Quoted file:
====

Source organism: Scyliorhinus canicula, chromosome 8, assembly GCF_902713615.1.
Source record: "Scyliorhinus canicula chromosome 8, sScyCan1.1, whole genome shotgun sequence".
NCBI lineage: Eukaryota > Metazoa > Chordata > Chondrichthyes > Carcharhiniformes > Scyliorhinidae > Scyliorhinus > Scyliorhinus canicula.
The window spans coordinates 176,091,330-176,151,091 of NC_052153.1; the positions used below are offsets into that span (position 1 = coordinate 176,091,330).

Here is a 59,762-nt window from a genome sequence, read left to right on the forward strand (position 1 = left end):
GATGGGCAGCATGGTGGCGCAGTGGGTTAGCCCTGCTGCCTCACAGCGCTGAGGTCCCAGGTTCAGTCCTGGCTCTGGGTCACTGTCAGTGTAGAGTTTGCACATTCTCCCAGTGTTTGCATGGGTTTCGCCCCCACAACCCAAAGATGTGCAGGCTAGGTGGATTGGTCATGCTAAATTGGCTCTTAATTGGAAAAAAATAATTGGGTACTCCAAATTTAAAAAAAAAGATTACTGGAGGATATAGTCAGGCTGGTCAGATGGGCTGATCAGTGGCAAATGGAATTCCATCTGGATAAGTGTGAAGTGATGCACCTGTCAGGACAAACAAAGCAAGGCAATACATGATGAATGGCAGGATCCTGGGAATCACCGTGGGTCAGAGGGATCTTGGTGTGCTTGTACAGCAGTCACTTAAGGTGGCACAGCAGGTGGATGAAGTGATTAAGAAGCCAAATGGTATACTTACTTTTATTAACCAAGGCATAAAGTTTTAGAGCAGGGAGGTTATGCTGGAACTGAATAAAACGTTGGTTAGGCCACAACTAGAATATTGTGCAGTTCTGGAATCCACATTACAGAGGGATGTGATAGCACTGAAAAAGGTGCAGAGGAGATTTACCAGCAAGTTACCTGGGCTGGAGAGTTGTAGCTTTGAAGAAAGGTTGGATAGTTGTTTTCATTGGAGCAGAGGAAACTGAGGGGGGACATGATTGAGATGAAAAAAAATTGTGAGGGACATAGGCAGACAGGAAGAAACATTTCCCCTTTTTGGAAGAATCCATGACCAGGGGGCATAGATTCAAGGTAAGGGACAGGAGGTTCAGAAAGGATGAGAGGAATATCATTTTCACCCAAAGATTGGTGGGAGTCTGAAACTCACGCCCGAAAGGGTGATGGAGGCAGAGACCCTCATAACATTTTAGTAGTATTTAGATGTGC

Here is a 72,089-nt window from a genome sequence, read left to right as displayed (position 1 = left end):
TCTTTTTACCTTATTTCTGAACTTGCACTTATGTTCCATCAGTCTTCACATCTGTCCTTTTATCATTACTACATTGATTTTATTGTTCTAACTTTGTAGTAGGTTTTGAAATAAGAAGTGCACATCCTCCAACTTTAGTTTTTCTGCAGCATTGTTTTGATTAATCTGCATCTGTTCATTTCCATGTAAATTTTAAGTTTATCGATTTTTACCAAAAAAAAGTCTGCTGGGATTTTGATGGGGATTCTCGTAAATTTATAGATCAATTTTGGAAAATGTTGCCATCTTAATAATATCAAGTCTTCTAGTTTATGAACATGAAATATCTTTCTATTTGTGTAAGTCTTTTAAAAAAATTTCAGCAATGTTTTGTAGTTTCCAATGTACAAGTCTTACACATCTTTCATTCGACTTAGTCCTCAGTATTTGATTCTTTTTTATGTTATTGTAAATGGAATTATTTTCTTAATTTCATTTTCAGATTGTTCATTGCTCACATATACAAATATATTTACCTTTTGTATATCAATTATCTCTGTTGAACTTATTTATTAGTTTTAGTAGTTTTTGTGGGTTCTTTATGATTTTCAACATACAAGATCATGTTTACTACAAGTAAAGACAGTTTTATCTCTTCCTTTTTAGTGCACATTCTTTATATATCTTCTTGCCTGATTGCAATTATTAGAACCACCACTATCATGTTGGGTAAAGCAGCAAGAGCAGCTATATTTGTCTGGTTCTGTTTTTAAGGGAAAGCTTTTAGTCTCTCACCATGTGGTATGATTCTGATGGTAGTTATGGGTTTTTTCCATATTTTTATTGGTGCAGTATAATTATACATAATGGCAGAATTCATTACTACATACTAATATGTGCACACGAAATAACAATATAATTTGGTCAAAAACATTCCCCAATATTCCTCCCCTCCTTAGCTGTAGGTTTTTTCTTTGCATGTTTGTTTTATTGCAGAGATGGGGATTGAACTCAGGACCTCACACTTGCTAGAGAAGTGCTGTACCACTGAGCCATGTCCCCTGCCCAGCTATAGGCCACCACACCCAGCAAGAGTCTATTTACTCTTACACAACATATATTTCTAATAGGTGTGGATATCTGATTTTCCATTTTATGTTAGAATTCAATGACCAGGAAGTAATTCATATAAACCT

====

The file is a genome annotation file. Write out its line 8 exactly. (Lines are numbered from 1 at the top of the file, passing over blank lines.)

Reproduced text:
TCTTTTTACCTTATTTCTGAACTTGCACTTATGTTCCATCAGTCTTCACATCTGTCCTTTTATCATTACTACATTGATTTTATTGTTCTAACTTTGTAGTAGGTTTTGAAATAAGAAGTGCACATCCTCCAACTTTAGTTTTTCTGCAGCATTGTTTTGATTAATCTGCATCTGTTCATTTCCATGTAAATTTTAAGTTTATCGATTTTTACCAAAAAAAAGTCTGCTGGGATTTTGATGGGGATTCTCGTAAATTTATAGATCAATTTTGGAAAATGTTGCCATCTTAATAATATCAAGTCTTCTAGTTTATGAACATGAAATATCTTTCTATTTGTGTAAGTCTTTTAAAAAAATTTCAGCAATGTTTTGTAGTTTCCAATGTACAAGTCTTACACATCTTTCATTCGACTTAGTCCTCAGTATTTGATTCTTTTTTATGTTATTGTAAATGGAATTATTTTCTTAATTTCATTTTCAGATTGTTCATTGCTCACATATACAAATATATTTACCTTTTGTATATCAATTATCTCTGTTGAACTTATTTATTAGTTTTAGTAGTTTTTGTGGGTTCTTTATGATTTTCAACATACAAGATCATGTTTACTACAAGTAAAGACAGTTTTATCTCTTCCTTTTTAGTGCACATTCTTTATATATCTTCTTGCCTGATTGCAATTATTAGAACCACCACTATCATGTTGGGTAAAGCAGCAAGAGCAGCTATATTTGTCTGGTTCTGTTTTTAAGGGAAAGCTTTTAGTCTCTCACCATGTGGTATGATTCTGATGGTAGTTATGGGTTTTTTCCATATTTTTATTGGTGCAGTATAATTATACATAATGGCAGAATTCATTACTACATACTAATATGTGCACACGAAATAACAATATAATTTGGTCAAAAACATTCCCCAATATTCCTCCCCTCCTTAGCTGTAGGTTTTTTCTTTGCATGTTTGTTTTATTGCAGAGATGGGGATTGAACTCAGGACCTCACACTTGCTAGAGAAGTGCTGTACCACTGAGCCATGTCCCCTGCCCAGCTATAGGCCACCACACCCAGCAAGAGTCTATTTACTCTTACACAACATATATTTCTAATAGGTGTGGATATCTGATTTTCCATTTTATGTTAGAATTCAATGACCAGGAAGTAATTCATATAAACCT